Managing Your Credit During a Hardship

Save Money For A Rainy Day.

The COVID-19 pandemic has impacted people all over the world, uprooting normal day-to-day life, closing schools and causing job loss for millions of Americans. During a crisis, lots of things change, but there are some things that remain constant like your mortgage or credit card payments. If you’re ever experiencing a hardship, it can be daunting to realize that it may impact your finances and good standing credit that you’ve worked hard to achieve. That’s why we’re sharing some tips to keep your credit score intact when any uncertain time hits.

Cut Costs Where You Can

Instead of immediately utilizing your emergency fund or putting things on your credit card, opt to search and cut unnecessary charges like streaming services or gym memberships. Pinpoint what services you can live without for the time being and cancel or postpone them. Once you’re back on your feet financially, you can add on things as desired.


Knowing where your money goes each month is going to be crucial during your time of hardship, that’s why it’s important to manage your money and expenses within a budget. If you didn’t already keep a strict budget, a time of hardship is when to make it happen.

Determine how much monthly income goes to necessary or fixed expenses like your rent, electric, water and groceries, then begin to allot what you can to those. As stated above, part of your budgeting process should include a detailed layout of expenses that aren’t necessary, like entertainment. This will help you determine what costs can be cut and help you better manage what funds you do have available.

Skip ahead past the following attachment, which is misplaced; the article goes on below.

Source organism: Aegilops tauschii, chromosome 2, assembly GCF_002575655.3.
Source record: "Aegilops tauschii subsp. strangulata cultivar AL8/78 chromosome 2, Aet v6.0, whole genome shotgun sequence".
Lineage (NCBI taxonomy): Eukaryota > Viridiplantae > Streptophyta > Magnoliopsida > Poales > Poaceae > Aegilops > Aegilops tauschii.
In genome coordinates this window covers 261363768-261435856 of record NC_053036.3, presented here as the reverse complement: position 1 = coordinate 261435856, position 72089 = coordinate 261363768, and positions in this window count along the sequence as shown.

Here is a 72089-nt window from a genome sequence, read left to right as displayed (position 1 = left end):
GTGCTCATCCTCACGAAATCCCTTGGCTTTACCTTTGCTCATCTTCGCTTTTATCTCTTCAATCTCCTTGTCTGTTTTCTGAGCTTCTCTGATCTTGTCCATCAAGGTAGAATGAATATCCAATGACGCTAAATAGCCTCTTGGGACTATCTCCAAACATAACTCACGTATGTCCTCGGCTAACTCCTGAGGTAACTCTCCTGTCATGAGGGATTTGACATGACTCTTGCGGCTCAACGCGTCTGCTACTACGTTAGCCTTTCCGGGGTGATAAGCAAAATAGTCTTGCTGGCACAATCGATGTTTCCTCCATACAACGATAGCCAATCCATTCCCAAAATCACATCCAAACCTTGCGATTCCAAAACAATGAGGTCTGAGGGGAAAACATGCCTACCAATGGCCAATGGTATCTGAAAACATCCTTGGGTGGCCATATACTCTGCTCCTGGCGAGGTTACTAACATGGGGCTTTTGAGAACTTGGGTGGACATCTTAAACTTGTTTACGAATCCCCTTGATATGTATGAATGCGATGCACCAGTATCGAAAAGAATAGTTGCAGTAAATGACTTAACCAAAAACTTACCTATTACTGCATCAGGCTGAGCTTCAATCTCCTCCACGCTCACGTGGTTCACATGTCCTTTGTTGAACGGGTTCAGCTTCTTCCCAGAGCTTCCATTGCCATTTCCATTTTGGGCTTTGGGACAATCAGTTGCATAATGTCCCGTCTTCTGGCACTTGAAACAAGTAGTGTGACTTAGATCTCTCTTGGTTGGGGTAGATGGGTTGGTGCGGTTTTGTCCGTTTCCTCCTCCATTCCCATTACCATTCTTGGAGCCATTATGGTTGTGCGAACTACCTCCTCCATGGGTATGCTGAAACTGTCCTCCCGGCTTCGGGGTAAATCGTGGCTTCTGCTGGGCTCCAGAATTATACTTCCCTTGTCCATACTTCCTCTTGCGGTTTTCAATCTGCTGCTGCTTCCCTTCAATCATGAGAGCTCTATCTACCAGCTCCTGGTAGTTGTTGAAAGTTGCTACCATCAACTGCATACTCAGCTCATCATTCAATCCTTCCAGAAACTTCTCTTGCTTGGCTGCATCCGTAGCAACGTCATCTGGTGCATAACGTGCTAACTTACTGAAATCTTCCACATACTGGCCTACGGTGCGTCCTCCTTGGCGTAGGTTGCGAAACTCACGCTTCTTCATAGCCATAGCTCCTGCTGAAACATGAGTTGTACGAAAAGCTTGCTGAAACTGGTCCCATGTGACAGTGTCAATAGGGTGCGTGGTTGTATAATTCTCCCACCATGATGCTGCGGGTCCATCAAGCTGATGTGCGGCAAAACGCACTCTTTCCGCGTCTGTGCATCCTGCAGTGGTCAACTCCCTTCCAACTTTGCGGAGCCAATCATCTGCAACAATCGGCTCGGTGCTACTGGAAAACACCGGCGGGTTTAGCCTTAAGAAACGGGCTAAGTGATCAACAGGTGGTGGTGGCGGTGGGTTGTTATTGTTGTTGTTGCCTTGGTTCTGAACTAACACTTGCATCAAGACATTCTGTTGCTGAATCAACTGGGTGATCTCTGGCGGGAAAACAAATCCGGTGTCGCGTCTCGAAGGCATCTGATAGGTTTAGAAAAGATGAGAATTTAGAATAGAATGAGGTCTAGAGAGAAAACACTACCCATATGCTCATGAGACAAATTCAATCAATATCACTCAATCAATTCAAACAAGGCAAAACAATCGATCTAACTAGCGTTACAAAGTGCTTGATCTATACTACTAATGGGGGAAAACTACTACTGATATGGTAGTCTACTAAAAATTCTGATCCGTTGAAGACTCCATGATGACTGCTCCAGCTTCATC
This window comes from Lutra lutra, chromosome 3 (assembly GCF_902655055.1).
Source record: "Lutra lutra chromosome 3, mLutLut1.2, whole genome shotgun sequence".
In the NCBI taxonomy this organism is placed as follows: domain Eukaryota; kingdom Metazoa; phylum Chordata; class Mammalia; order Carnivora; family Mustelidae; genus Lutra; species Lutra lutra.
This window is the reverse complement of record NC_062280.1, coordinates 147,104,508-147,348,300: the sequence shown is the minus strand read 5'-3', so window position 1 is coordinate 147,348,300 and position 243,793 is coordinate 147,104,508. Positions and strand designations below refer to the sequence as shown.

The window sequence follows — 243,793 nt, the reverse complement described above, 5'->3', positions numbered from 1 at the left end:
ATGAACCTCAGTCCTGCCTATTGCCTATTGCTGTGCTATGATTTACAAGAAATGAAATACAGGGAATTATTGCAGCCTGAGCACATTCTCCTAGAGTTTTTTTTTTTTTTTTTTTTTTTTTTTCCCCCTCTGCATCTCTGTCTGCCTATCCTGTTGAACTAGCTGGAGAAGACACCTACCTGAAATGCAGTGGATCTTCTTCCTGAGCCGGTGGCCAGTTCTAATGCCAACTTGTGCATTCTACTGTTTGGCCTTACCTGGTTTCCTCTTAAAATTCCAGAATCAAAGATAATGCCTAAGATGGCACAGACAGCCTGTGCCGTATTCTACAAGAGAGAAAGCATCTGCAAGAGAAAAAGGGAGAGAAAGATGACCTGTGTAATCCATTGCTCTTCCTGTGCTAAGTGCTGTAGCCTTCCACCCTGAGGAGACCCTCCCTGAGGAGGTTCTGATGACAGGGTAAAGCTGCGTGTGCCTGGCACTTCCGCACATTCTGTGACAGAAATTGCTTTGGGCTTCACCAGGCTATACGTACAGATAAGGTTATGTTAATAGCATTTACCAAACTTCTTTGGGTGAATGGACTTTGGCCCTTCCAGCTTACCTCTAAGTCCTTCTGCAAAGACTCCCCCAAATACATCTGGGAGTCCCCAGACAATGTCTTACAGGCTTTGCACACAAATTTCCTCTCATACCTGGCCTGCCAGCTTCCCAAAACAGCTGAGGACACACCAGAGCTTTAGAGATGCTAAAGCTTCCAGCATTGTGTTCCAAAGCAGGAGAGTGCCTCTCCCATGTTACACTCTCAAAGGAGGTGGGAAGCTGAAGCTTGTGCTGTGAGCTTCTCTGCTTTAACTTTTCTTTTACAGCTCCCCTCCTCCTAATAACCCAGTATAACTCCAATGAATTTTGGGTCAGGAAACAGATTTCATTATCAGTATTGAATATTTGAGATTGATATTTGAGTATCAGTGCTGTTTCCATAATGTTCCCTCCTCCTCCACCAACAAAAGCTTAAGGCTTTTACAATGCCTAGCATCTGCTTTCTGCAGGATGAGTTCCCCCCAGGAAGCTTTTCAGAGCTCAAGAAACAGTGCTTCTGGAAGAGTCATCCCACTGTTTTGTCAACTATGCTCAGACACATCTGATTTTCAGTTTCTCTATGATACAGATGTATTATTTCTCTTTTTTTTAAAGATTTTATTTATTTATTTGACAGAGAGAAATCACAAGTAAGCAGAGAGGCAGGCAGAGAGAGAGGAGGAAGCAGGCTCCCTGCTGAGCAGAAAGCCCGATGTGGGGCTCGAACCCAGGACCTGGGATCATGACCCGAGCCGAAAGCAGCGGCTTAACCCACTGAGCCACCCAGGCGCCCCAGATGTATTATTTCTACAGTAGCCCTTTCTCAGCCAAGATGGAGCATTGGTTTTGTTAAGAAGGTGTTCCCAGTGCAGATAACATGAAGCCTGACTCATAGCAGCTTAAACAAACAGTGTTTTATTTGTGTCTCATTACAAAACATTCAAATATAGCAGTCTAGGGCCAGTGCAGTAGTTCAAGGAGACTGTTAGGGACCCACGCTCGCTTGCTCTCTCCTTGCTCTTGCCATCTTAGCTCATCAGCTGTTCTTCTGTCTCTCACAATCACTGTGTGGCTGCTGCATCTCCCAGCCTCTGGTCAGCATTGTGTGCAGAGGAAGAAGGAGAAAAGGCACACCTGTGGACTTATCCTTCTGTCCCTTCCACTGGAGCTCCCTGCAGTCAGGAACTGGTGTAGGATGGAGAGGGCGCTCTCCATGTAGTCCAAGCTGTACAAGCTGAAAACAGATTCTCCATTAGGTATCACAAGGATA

Talk to Lenders and Creditors

If you realize you may be late on a payment or won’t be able to make a payment due to a financial hardship, it’s important to take action before this occurs.

The best way to take control is to speak with your lender as soon as you can. They will be able to educate you on the options available to you and help you pick one that works with your situation. Like during the pandemic, many Americans were out of work, but your lender or creditor will most likely have a solution in place and will be willing to work with you regarding options like forbearance or deferment.

If you’re curious how a forbearance or deferment will impact your credit score, refer to the FICO website(Link opens in a new tab).

Keep an Eye on Your Credit Report

All in all, it’s important to remember that your credit score is determined by many factors, including your previous record of payments. Make sure you stay up to date on your credit report and check that the contents and information is correct. Ensure that any account in forbearance or deferment is being reported as current, this is required by the CARES Act. If you happen to see errors on your report as you are reviewing, dispute them as soon as possible.

While we may be seeing the light at the end of the tunnel, it’s always a good idea to have a plan if a hardship occurs, whether you’re a soon-to-be home buyer or current homeowner.




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